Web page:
The presence of God…not just in lightning and fire but also in shade and shelter. It’s the unity principle, the principle hinted at and celebrated by the National Geographic photographer. There is this passage from the Life of Pi: describing Pi’s feelings when he rode home on his bicycle from visiting a bakery run by a Muslim Sufi or mystic:
…on my way back, at a point where the land was high and I could see the sea to my left and down the road a long ways, I suddenly felt I was in heaven. The spot was in fact no different from when I passed it not long before, but my way of seeing it had changed. The feeling, a paradoxical mix if pulsing energy and profound peace, was intense and blissful. Whereas before the road, the sea, the trees, the air, the sun all spoke differently to me, now they spoke one language of unity. Tree took account of road, which was aware of air, which was mindful of sea, which shared things with sun. Every element lived in harmonious relation with its neighbour, and all was kith and kin. I knelt a mortal; I rose an immortal. I felt like the center of a small circle coinciding with the centre of a much larger one. Atman met Allah (p. 62).
And then he concludes: “The presence of God is the finest of rewards.”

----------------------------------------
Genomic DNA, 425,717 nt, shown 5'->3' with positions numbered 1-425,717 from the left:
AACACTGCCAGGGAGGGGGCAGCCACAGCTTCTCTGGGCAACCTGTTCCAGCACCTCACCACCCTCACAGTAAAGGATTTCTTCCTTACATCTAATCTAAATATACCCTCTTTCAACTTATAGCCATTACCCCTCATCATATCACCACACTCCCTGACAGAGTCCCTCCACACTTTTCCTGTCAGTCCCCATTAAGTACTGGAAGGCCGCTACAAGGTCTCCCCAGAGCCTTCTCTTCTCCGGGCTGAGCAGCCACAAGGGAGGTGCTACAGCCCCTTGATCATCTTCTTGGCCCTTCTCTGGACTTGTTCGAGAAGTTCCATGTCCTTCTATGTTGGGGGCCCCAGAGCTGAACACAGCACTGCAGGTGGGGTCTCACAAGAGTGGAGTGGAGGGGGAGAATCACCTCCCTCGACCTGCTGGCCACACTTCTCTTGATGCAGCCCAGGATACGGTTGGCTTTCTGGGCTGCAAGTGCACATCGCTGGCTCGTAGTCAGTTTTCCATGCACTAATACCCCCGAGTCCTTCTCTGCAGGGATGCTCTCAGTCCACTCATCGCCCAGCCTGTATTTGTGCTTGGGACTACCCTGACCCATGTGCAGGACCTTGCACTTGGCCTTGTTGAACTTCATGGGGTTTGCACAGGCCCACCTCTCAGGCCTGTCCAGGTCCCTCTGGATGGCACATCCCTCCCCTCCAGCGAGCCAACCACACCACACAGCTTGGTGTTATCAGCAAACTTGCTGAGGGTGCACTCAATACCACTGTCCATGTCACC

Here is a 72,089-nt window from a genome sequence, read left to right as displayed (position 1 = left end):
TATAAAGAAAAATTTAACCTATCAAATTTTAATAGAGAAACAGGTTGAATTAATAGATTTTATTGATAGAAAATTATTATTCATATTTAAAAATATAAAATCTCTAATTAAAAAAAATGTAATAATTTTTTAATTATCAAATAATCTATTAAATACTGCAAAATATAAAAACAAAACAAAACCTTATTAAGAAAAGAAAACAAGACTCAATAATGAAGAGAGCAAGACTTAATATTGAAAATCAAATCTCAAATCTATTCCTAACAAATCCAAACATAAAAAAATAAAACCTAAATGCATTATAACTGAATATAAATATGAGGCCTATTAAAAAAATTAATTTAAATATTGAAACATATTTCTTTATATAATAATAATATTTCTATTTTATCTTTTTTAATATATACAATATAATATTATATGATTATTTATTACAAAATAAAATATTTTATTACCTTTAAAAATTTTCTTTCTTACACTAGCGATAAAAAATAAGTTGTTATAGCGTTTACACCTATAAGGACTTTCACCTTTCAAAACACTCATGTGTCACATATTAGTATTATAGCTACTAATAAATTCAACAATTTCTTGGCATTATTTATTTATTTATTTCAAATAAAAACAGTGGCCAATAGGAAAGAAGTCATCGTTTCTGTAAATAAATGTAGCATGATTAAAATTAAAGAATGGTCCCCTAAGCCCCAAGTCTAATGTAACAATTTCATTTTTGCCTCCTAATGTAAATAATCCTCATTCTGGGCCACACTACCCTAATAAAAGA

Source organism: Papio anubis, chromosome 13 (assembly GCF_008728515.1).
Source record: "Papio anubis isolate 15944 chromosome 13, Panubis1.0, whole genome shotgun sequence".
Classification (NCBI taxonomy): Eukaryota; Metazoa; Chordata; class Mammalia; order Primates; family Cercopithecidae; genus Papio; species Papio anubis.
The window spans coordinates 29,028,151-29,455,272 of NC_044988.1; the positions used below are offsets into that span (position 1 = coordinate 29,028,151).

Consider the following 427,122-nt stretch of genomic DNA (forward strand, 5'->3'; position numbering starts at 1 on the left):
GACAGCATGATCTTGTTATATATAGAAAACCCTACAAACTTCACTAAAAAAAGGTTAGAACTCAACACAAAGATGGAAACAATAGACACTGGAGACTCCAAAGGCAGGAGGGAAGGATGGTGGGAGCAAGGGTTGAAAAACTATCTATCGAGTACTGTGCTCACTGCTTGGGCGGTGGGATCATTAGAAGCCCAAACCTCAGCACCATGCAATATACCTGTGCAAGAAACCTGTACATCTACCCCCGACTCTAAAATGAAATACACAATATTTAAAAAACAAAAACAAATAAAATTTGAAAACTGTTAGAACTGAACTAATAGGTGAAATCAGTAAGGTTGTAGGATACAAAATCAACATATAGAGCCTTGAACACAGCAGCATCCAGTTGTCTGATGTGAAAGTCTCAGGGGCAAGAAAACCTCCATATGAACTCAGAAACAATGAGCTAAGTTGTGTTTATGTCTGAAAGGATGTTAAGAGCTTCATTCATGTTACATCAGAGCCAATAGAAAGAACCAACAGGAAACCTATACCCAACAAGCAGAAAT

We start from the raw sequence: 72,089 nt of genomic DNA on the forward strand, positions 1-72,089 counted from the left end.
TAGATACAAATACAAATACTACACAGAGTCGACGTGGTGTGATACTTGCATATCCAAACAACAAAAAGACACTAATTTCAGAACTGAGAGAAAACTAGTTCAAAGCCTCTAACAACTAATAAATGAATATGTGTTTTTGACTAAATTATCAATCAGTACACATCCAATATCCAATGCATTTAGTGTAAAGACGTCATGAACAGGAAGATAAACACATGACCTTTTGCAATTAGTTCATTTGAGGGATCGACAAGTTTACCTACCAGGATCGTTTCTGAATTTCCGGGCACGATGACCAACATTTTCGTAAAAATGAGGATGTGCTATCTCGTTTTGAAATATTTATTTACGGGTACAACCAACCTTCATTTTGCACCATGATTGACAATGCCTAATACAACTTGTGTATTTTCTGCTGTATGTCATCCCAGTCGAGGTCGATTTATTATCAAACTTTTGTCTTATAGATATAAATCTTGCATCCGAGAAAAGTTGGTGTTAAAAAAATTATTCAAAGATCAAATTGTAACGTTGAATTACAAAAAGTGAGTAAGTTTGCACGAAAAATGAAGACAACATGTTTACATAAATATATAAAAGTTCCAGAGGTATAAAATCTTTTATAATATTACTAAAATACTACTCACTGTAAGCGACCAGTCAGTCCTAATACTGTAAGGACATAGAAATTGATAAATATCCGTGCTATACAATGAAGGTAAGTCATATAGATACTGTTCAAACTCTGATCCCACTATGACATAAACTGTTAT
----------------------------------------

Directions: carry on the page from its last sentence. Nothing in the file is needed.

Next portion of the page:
Unless we believe it, we will not see it. As Psalm 91 reminds us: “He who dwells in the secret place of the Most high will rest in the shadow of the Almighty [and will} say of Yahweh, “He is my refuge and my fortress; my God, in whom I trust.” For…He will cover you with his feathers. Under his wings you will take refuge. His faithfulness is your shield…You shall not be afraid of the terror by night nor of the arrow that flies by day; nor of the pestilence that walks in darkness, nor of the destruction that wastes at noonday. …Because you have made Yahweh your refuge and the Most High your dwelling place, no evil shall happen to you…For he will give his angels charge over you to guard you in all your ways. They will bear you up in their hands so that you won’t dash your foot against a stone…I will satisfy him with long life and show him my salvation.”
Let us pray:
If we believe it, we will see it. So increase our faith, O Lord, and give us eyes to see. Lord, let us never ever forget the umbrella of your loving kindness. Amen.